Samsung To Explain Reason Behind Galaxy Note 8 Fires And Recall At Press Conference

Samsung Galaxy Note 7: Company Set To Explain What Caused Smartphone Fires

Samsung is reportedly set to explain why their Galaxy Note 7 smartphone suffered not one, but two recalls after its initial release in August of last year. Some of the smartphones were reportedly overheating and catching fire, leading to the recalls.

Samsung will soon be addressing the issue head on, answering the question of why some of their phones were starting on fire. According to USA Today, The South Korean company will reportedly deliver their remarks on Monday during a news conference mid-Monday morning in Seoul (10 a.m. KST), meaning that their statements can be heard at 8 p.m. EST on Sunday night.

The news conference, which USA Today claims will feature Samsung’s “top executives,” will be broadcast live on the company’s website. According to USA Today, Samsung will share the findings of their personal investigation into the matter as well as those of “independent expert organizations” who looked at the issue.

According to a report from the Wall Street Journal, it is said that Samsung is likely to claim that some of the batteries that were used in Galaxy Note 7 devices were the culprit. The Wall Street Journal claims that they have learned from “people familiar with the matter” that some of the batteries were “irregularly sized,” leaving the Galaxy Note 7 susceptible to overheating and catching fire.

The Wall Street Journal claims that other Galaxy Note 7 devices malfunctioned due to “manufacturing problems.” The Wall Street Journal further explains how the recall will cost Samsung “at least $5 billion” when all is said and done.

In addition to their troubles with their Galaxy Note 7 smartphone, Samsung has also had other problems to deal with. Last November, the Inquisitr reported that Samsung was suddenly faced with a washing machine recall as well. After there were reports of 730 washing machines catching fire, or “exploding,” nearly 3 million units were recalled by Samsung.

In the wake of the Galaxy Note 7 catching ablaze, the Samsung smartphone was later banned from all U.S. airlines as well. In a statement in October, the Federal Aviation Administration released a statement saying that they, along with the U.S. Department of Transportation (DOT) and the Pipeline and Hazardous Materials Safety Administration (PHMSA), had made the decision to ban the Galaxy Note 7 from air travel.

“Individuals who own or possess a Samsung Galaxy Note7 device may not transport the device on their person, in carry-on baggage, or in checked baggage on flights to, from, or within the United States. This prohibition includes all Samsung Galaxy Note7 devices. The phones also cannot be shipped as air cargo.”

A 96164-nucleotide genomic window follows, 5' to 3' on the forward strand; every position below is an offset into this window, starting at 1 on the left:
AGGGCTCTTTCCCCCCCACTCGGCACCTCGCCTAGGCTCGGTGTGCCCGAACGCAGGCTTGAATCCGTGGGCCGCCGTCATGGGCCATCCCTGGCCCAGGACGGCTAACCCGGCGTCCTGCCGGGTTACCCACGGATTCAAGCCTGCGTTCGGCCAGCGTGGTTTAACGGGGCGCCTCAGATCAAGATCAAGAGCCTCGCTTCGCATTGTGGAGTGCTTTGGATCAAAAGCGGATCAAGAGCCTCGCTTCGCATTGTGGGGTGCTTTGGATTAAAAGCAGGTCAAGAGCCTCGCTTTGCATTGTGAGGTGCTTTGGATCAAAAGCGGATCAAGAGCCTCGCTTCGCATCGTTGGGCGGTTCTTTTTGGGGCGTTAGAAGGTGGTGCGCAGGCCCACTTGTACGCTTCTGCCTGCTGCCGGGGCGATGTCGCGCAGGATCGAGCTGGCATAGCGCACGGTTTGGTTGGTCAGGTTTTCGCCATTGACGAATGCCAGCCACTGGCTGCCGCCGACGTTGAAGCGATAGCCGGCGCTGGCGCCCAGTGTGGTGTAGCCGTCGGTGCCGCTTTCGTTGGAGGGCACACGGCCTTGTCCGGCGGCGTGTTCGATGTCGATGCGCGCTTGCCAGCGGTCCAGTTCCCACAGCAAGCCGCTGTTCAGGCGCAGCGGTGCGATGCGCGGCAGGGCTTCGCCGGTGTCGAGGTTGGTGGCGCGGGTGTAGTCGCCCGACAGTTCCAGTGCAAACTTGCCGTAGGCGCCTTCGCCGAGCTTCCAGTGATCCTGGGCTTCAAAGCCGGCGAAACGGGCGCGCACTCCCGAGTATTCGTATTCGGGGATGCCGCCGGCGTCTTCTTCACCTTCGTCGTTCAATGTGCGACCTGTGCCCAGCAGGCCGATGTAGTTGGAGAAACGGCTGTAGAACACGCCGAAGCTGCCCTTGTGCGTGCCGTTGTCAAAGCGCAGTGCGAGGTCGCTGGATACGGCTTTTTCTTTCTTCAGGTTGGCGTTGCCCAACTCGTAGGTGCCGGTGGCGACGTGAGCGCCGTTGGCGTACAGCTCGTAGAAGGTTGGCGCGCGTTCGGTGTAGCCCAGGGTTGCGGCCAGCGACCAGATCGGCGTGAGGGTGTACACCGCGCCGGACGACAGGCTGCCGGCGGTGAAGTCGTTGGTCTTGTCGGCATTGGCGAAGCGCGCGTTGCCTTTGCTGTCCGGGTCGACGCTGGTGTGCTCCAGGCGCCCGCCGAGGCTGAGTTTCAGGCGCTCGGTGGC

In January, a new statement was issued and said that the DOT had decided that U.S. airlines would no longer need to have “a pre-boarding notification” message. The decision was made due to a sufficient level of “public awareness” regarding the issue and potential dangers of the Samsung Galaxy Note 7. The report also noted that Samsung had claimed that 96 percent of Galaxy Note 7 devices in the U.S. had been turned in since the recall. However, bans on the smartphone still remained in place.

“The devices are still prohibited on both passenger and air cargo aircraft, but the DOT has lifted the requirement that the airlines make the specific pre-boarding notification.”

Despite the disastrous rollout of the the Galaxy Note 7, not every Samsung customer was ready to make the switch over to Apple and decided to stay loyal to their brand. According to the Wall Street Journal, Apple, one of Samsung’s biggest competitors, who also had a new smartphone of their own in the iPhone 7, wasn’t really able to “capitalize” on Samsung’s troubles over the holiday season.

Samsung has been in business since 1938, eventually growing into a company that sells everything from mobile devices to TVs, radios, microwaves, vacuums, and many other items. A new Samsung Galaxy S8 is rumored to launch in 2017 and could arrive in March or April, per USA Today.

After months of wondering what was behind the Galaxy Note 7 fires, it should be nice to finally have some answers. Will you be listening to Samsung’s news conference to learn what caused the problems with the Galaxy Note 7?

[Featured Image by George Frey/Getty Images]

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